Intersections - Tomasz Sikorski
Tomasz Sikorski’s output can be divided into three basic periods: early (his youth); middle, encompassing most of the 1960s, when he extended his sound qualities through sonoristic experimentation; and the mature period, from around 1970 onwards, which brought the original and unique works we usually associate with his name. is last period is sometimes labelled “minimalist”: an unfortunate mental shortcut that applies to the music material in the technical sense but fails to grasp the essence of Sikorski’s music.
Intersections (1968) comes from the second, sonoristic phase. It is scored for 36 percussion instruments divided among four percussionists, each playing on various instruments from five groups: timpani; gongs or tam-tams; cymbals; melodic instruments (tubular bells, marimba, vibraphone, glockenspiel); and sets of four instruments of indefinite pitch (temple blocks, congas, tom drums, bongos, and cowbells). The fourth performer uses two such sets.
The piece predictably applies a wide palette of non-standard performance techniques or rather methods of sound shaping and production, such as touching the vibrating part of the instrument with a metal object in order to produce a specific kind of tremolo. Also frequent in Sikorski’s other works, free acceleration and retardation are applied on a wide scale, combined here with major dynamic changes, playing at the greatest possible speed, and irregular repetitions of short motifs. At least 12 segments differing in sonoristic qualities can be distinguished in this unipartite work.
Despite the use of rich instrumentation and the apparent fragmentation of form, the composition is quite compact and perfectly consistent. The core or leitmotif, indiscernible at first glance, consists in all kinds of fluctuations: of tempo, pitch, dynamics, and sound qualities; accumulation and release or reverb. Though not smooth or fluid, these changes are far from clashlike or confrontational; they rather resemble a school of fish conceived as a marriage of formless chaos to curious order or incomprehensible logic. Sikorski’s title may suggest an interpretation of the work based on points of intersection between opposed ideas.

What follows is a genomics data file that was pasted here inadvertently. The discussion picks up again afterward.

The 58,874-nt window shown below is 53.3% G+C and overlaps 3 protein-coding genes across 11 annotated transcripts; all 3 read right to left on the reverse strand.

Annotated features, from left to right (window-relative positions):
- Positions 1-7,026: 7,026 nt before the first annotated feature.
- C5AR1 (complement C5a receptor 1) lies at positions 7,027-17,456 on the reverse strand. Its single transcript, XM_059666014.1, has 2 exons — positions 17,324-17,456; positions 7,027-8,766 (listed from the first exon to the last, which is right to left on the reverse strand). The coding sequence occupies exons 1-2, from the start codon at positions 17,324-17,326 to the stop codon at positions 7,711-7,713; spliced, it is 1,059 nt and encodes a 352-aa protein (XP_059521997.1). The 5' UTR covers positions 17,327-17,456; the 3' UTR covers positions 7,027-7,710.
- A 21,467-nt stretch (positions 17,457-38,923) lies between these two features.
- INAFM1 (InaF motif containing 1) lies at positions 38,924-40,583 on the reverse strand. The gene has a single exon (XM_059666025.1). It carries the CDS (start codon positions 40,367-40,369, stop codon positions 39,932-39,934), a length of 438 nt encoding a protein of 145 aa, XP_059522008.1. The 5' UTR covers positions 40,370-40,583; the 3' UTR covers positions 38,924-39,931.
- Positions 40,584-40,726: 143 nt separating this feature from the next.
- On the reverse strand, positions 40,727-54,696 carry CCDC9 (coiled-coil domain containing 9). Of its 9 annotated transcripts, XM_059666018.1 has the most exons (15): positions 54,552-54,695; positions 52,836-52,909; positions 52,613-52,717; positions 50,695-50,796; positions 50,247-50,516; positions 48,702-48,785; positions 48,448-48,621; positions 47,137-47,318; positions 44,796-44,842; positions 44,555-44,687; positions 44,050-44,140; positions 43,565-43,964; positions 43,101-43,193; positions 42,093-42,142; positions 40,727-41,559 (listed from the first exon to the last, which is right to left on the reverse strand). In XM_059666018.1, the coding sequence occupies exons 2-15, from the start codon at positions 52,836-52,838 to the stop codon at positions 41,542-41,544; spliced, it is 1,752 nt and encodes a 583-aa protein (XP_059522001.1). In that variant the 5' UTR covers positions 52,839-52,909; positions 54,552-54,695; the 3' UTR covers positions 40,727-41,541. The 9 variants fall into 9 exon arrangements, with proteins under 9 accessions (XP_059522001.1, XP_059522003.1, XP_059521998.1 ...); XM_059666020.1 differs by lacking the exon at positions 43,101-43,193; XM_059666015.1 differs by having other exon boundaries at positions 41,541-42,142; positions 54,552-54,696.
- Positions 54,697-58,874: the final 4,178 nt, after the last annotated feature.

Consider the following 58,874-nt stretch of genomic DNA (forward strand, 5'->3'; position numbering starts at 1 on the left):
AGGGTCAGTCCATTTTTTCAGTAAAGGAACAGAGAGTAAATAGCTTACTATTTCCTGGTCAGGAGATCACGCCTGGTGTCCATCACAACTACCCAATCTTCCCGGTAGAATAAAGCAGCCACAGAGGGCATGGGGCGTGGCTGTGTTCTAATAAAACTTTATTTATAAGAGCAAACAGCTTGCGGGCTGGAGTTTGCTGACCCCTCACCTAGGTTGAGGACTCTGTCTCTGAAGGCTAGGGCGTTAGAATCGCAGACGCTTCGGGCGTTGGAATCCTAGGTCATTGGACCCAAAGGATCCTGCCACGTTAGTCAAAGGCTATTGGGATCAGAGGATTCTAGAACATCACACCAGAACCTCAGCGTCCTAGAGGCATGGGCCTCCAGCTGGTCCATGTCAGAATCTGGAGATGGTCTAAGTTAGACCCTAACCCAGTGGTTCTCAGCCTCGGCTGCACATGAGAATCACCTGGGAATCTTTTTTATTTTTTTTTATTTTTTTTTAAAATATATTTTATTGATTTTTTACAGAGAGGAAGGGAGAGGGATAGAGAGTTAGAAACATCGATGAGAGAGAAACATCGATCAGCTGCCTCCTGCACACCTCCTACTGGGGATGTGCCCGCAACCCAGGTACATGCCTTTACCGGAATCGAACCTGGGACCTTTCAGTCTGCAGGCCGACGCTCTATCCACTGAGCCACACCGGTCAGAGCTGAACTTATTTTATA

Although 44 years have passed since the composition of Intersections, the piece was never performed in Poland. It was considered lost until lately, since the only source of information about its score was a note in the PWM Edition’s sheet music library that the composer had borrowed the manuscript in order to introduce revisions. It was never returned to PWM archive, nor found after the composer’s death in any collections available. Thanks to new online catalogues, however, in 2014 not only the score, but even a recording of the piece was discovered at the Music Library of the State University of New York at Buffalo.
The score was found overseas since Sikorski wrote Intersections for a competition held by The New Percussion Quartet of Buffalo. Hence the untypical set of instruments and the mysterious subheading “33 55 46,” representing quite simply the composer’s emblem for the competition. The work bears the number 79, which proves that the competition enjoyed much popularity, and the recording by the quartet from Buffalo shows that the young Pole’s composition was recognised and appreciated at that time.